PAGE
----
Web & Social
Back in September, the FTC admonished several PC rental companies for spying on customers through the use of utilities developed by DesignerWare. PC Rental Agent, as the software was known, allowed retailers including Aaron's to monitor customers that had fallen behind on their payments. But the invasiveness of DesignerWare's tool was extremely alarming; in addition to logging keystrokes (and thus sensitive data like social security numbers and bank account information), it also secretly recorded webcam video of people in their homes. Since then, DesignerWare has settled with the FTC and taken a hard dive into bankruptcy, but a new report from Ars Technica sheds even more light on the measures these companies pursued to observe unknowing customers.
No ordinary collections agent
It all started when an Aaron's employee visited Bryan Byrd, a delinquent customer who owed substantial rental fees; the worker pulled out a photo of Byrd using the laptop in question that had been captured with PC Rental Agent's "Detective Mode." He also produced logs of what Byrd and his wife had typed on the computer. That single event led to a privacy uproar which ultimately prompted FTC intervention.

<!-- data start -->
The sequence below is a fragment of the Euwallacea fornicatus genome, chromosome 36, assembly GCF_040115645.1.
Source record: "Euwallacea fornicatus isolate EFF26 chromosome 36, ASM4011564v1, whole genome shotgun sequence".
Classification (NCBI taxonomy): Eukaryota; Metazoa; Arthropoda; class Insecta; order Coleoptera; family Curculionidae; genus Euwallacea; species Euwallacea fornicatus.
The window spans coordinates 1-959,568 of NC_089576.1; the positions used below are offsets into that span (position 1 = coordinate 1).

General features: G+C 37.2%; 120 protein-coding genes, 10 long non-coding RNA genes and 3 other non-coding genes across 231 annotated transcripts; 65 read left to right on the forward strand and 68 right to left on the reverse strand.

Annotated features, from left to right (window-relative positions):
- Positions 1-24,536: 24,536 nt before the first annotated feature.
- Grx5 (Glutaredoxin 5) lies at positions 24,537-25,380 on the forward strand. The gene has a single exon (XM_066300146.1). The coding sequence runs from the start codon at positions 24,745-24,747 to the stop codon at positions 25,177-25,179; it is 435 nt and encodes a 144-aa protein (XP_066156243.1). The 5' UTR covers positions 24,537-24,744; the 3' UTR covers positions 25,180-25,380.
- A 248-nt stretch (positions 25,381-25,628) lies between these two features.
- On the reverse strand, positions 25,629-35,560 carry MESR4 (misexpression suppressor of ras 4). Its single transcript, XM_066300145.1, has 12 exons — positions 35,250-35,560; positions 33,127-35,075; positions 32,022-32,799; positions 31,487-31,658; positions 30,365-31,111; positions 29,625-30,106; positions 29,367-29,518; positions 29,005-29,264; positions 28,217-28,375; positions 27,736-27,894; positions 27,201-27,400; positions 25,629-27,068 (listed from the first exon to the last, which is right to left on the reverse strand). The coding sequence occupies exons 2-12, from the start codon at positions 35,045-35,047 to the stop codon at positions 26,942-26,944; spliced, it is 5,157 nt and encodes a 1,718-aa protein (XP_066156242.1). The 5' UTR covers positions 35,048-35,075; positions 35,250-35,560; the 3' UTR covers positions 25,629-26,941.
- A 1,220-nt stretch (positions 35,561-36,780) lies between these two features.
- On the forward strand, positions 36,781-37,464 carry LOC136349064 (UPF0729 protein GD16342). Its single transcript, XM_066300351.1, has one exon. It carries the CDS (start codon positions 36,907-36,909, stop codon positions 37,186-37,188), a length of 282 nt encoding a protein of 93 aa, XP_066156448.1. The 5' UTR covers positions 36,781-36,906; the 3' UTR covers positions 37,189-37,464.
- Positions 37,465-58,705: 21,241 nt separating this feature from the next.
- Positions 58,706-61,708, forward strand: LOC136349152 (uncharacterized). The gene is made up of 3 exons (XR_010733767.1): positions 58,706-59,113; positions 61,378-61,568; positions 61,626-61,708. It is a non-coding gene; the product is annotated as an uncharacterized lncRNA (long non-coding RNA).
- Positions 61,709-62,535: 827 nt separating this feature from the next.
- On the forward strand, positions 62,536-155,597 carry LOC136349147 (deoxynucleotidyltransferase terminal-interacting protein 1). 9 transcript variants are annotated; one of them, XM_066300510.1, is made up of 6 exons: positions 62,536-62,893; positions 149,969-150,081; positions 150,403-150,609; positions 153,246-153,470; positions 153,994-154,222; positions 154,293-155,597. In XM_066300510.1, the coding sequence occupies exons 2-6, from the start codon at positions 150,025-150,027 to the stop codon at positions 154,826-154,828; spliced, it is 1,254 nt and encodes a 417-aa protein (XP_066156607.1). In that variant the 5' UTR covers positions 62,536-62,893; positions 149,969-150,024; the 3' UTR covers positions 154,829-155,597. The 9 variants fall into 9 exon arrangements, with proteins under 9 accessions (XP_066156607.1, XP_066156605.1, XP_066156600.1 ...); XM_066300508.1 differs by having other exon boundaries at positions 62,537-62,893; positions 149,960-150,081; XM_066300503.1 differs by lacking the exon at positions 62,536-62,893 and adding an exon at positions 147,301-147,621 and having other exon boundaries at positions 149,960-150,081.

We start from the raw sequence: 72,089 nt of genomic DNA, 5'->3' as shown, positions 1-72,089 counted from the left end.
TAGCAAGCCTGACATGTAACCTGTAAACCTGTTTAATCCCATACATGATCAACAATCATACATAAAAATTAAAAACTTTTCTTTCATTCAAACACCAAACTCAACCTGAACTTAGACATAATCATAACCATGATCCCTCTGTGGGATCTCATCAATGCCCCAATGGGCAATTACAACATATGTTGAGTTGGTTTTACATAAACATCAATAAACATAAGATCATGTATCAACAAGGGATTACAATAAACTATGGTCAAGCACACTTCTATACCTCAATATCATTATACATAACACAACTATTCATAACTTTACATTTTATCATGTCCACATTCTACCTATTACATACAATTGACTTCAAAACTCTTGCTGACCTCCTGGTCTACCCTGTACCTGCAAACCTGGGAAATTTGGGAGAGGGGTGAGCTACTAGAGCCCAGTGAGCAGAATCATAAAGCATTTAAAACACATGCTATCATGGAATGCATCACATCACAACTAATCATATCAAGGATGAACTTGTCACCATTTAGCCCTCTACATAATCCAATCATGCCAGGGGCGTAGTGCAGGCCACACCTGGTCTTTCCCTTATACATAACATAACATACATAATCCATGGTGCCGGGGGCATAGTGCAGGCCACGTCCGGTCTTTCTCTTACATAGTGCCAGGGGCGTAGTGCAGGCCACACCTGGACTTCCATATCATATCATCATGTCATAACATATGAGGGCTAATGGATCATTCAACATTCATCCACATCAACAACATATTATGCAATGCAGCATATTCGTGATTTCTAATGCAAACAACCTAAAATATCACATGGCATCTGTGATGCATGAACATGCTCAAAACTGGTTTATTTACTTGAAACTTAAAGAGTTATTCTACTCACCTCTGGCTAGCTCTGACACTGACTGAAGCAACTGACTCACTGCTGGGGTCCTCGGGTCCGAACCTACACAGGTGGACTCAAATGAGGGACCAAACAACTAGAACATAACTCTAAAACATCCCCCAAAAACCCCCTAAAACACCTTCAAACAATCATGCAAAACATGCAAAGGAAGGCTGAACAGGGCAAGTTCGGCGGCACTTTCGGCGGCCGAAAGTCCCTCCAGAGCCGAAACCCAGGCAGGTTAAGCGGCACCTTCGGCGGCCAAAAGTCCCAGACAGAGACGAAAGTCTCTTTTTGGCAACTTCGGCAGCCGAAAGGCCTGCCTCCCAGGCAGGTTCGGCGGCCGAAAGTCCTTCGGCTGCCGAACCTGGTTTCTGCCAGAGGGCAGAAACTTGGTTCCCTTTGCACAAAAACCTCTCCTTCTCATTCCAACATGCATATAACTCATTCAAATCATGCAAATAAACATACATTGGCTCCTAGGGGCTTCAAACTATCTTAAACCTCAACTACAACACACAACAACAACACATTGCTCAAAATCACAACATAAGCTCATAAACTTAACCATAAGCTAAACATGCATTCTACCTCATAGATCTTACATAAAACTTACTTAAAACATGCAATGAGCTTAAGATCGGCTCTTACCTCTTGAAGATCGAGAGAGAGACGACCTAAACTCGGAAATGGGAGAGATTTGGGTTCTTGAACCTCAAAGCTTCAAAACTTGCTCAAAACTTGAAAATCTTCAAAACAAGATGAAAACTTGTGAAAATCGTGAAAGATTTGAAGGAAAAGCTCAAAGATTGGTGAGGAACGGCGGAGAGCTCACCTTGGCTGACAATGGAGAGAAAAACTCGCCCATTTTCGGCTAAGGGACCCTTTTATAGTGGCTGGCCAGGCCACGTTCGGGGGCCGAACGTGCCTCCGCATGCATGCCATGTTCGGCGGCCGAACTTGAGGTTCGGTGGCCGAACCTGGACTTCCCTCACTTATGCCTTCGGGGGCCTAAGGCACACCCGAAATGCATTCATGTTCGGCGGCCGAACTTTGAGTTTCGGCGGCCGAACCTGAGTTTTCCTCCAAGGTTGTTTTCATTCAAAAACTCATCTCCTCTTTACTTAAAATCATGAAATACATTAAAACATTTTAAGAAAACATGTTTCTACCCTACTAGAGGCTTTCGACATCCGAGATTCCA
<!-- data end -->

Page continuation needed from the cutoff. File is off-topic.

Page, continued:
Detective Mode contained several "levels," according to the report, with each stepping up the rate of spying activity. Level one grabbed a screenshot and 30 characters of key strokes at two-minute intervals for an hour, eventually emailing that data to a manager at the PC rental company. Level two gathered a constant stream of webcam shots and keystrokes until the process was remotely stopped. PC Rental Agent even recorded a computer's geolocation data by logging IP addresses and names of local Wi-Fi networks. The situation is a troubling tale of what deceptive companies can dig up on customers without their knowledge. As such, it's hard to argue with the fate DesignerWare ultimately met.